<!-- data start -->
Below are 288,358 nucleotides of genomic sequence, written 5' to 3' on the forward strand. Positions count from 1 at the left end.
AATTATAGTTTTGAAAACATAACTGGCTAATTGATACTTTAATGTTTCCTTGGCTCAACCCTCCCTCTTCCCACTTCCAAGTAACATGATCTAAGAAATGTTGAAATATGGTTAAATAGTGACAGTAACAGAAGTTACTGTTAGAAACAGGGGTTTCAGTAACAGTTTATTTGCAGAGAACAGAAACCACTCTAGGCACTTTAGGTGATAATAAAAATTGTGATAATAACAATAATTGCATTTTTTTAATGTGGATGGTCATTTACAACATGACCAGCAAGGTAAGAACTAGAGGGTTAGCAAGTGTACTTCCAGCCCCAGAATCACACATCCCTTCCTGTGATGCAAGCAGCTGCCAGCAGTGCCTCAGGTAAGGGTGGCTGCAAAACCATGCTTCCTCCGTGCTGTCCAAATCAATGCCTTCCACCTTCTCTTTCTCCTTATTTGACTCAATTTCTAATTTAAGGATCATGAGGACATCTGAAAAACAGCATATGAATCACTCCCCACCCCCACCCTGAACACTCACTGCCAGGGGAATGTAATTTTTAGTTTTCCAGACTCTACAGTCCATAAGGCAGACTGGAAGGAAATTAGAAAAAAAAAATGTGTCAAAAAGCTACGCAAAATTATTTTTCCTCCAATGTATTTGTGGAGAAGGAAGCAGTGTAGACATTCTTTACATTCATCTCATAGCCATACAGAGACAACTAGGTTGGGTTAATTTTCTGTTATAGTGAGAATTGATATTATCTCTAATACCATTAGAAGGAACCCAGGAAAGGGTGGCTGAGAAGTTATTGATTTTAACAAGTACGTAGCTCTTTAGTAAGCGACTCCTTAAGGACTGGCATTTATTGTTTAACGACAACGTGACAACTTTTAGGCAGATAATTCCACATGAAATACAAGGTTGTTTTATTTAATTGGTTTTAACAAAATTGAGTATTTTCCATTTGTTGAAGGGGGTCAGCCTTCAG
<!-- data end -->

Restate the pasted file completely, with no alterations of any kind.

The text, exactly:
Below are 288,358 nucleotides of genomic sequence, written 5' to 3' on the forward strand. Positions count from 1 at the left end.
AATTATAGTTTTGAAAACATAACTGGCTAATTGATACTTTAATGTTTCCTTGGCTCAACCCTCCCTCTTCCCACTTCCAAGTAACATGATCTAAGAAATGTTGAAATATGGTTAAATAGTGACAGTAACAGAAGTTACTGTTAGAAACAGGGGTTTCAGTAACAGTTTATTTGCAGAGAACAGAAACCACTCTAGGCACTTTAGGTGATAATAAAAATTGTGATAATAACAATAATTGCATTTTTTTAATGTGGATGGTCATTTACAACATGACCAGCAAGGTAAGAACTAGAGGGTTAGCAAGTGTACTTCCAGCCCCAGAATCACACATCCCTTCCTGTGATGCAAGCAGCTGCCAGCAGTGCCTCAGGTAAGGGTGGCTGCAAAACCATGCTTCCTCCGTGCTGTCCAAATCAATGCCTTCCACCTTCTCTTTCTCCTTATTTGACTCAATTTCTAATTTAAGGATCATGAGGACATCTGAAAAACAGCATATGAATCACTCCCCACCCCCACCCTGAACACTCACTGCCAGGGGAATGTAATTTTTAGTTTTCCAGACTCTACAGTCCATAAGGCAGACTGGAAGGAAATTAGAAAAAAAAAATGTGTCAAAAAGCTACGCAAAATTATTTTTCCTCCAATGTATTTGTGGAGAAGGAAGCAGTGTAGACATTCTTTACATTCATCTCATAGCCATACAGAGACAACTAGGTTGGGTTAATTTTCTGTTATAGTGAGAATTGATATTATCTCTAATACCATTAGAAGGAACCCAGGAAAGGGTGGCTGAGAAGTTATTGATTTTAACAAGTACGTAGCTCTTTAGTAAGCGACTCCTTAAGGACTGGCATTTATTGTTTAACGACAACGTGACAACTTTTAGGCAGATAATTCCACATGAAATACAAGGTTGTTTTATTTAATTGGTTTTAACAAAATTGAGTATTTTCCATTTGTTGAAGGGGGTCAGCCTTCAG